Can I stop my teen from sharing inappropriate Facebook posts?

by Guest Blogger on August 3, 2012

Michael Rich, MD, MPH

Michael Rich, MD, MPH, is Children’s Hospital Boston’s media expert and director of Children’s Center on Media and Child Health. Take a look at his blog archive or follow him on Twitter @CMCH_Boston

Q:We have stopped our 17-year-old daughter from using Facebook a number of times due to angry and inappropriate postings. We put unrecognizable passwords in, but she keeps creating or restarting Facebook pages. I believe she has one now, and I can’t find it. She has probably blocked me. Is there any way of totally blocking Facebook from our home? She is unable to control her reactions and what she says. We are at a loss.

-          Facebook Frazzled in Acton, MA

A: Dear Frazzled,

Frankly, it is difficult, if not impossible, to block Facebook from her (remember, in the days of smartphones and free wifi sites, blocking from your home is not enough). However, it sounds as if keeping your daughter off of Facebook—even if you did manage it—wouldn’t solve the problem. Her angry posts probably reflect what she’s feeling in real life, and it sounds like she’s looking for an outlet for those feelings.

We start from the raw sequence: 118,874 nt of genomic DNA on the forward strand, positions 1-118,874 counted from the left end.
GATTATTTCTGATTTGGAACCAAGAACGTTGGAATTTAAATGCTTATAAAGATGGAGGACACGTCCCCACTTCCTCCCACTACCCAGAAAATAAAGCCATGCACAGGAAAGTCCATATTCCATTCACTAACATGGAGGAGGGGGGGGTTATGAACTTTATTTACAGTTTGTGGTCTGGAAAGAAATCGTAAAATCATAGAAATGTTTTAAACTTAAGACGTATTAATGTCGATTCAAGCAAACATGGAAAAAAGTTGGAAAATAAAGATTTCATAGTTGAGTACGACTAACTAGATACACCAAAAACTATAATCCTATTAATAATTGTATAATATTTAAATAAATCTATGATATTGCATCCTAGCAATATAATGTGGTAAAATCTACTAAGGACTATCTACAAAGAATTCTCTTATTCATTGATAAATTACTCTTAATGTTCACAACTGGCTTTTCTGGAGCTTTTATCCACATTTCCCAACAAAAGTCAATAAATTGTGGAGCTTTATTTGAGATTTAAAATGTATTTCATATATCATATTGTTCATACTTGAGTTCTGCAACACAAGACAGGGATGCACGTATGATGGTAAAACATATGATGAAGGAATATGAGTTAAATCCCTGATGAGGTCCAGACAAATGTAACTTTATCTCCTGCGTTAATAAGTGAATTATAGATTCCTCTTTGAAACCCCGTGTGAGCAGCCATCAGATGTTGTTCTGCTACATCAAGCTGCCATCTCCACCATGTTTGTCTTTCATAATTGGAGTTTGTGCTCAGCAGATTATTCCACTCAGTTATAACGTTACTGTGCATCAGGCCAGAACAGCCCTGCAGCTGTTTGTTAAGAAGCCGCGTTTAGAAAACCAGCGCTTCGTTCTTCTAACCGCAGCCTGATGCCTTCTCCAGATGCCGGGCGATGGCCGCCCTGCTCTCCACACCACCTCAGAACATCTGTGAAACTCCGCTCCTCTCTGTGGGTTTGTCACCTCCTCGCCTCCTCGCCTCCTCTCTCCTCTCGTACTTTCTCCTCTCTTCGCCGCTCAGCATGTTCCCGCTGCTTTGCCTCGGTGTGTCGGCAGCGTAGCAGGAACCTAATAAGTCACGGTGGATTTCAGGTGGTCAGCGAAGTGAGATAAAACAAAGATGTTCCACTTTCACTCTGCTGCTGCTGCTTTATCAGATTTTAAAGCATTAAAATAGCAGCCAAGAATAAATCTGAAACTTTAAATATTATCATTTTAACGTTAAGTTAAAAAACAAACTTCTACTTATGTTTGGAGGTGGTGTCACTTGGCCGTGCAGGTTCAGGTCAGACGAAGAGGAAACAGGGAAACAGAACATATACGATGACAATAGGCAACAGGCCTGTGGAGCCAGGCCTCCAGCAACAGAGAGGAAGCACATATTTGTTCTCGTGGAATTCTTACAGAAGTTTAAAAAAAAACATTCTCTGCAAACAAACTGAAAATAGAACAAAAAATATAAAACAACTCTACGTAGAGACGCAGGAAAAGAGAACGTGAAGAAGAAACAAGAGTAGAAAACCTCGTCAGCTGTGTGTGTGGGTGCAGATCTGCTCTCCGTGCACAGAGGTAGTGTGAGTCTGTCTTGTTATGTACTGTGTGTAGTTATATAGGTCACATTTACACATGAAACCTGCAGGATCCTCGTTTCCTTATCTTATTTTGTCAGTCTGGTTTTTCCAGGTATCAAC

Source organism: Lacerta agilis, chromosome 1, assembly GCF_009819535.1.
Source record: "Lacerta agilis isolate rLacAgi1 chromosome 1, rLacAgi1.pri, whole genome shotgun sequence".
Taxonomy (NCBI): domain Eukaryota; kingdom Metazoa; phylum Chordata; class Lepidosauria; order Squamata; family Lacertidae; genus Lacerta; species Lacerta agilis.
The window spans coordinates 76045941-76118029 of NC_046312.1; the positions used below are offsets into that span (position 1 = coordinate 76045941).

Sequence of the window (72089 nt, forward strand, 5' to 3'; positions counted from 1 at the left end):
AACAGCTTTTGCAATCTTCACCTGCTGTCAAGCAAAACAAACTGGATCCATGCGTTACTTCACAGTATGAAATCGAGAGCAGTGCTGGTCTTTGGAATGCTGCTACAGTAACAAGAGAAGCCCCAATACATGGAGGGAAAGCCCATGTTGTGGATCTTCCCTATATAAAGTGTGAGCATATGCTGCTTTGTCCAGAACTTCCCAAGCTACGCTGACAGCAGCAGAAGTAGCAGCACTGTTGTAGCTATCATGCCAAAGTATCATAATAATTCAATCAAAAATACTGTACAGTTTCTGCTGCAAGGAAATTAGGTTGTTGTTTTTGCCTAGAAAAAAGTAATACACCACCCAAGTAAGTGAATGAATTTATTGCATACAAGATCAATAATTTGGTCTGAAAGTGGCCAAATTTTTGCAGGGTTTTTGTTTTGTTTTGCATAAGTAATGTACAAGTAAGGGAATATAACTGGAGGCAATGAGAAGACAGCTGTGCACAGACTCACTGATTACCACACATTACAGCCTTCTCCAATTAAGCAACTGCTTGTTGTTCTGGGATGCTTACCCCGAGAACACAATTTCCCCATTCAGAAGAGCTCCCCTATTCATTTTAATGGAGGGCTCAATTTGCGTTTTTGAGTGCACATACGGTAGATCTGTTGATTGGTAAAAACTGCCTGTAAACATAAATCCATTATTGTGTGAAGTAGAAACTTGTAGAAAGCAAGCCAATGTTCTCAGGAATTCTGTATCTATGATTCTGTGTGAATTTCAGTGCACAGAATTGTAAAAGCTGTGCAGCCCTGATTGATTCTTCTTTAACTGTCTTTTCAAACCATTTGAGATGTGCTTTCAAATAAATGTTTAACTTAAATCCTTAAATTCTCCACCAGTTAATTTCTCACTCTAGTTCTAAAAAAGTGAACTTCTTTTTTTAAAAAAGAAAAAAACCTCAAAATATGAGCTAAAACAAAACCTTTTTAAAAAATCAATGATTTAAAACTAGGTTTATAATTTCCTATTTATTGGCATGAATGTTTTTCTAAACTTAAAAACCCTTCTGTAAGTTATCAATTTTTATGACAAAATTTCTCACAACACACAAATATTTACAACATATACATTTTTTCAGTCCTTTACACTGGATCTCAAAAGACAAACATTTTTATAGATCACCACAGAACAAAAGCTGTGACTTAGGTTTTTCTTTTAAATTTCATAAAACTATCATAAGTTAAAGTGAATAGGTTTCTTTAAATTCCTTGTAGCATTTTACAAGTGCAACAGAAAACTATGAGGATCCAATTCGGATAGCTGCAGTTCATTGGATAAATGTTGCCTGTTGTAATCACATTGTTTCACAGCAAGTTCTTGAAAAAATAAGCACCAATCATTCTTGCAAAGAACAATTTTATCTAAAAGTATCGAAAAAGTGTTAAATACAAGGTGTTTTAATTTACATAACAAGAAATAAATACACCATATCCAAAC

It is important to remember where your daughter is developmentally as a teenager. At this stage, it is normal for your daughter to be exercising her independence and expressing how she feels. Social media sites serve these developmental needs well because they can be crafted by each user. The best way to address your daughter’s postings is by opening the doors of communication and engaging her in a conversation about them.

It may be helpful to start the conversation by asking her general questions or just having her share what’s going on in her life. This will help you understand your daughter’s point of view, and may even lead you to understanding the reasons behind her angry postings. As both a parent and pediatrician, I’ve seen many kids acting out because they have been victims of others’ hurtful actions or were exposed to inappropriate talk or behavior. Finding the source of your daughter’s anger can allow you to help her deal with her emotions and experiences in a developmentally healthy way.

Once you’ve talked it through and are both in a calm state, you may also want to remind your daughter that what she puts online reflects back on her and that inappropriate or angry content may have negative and long-lasting repercussions. Suggest some alternative means of expressing herself, such as talking with her friends, keeping a private journal or blog, or confiding in another trusted adult (or even a therapist) whom she feels respects her. Be sure to let her know that you are always there as a resource and that you support her in her efforts to deal with whatever she may be going through.

For more information on internet safety, please see:

Enjoy your media and use them wisely,
The Mediatrician®

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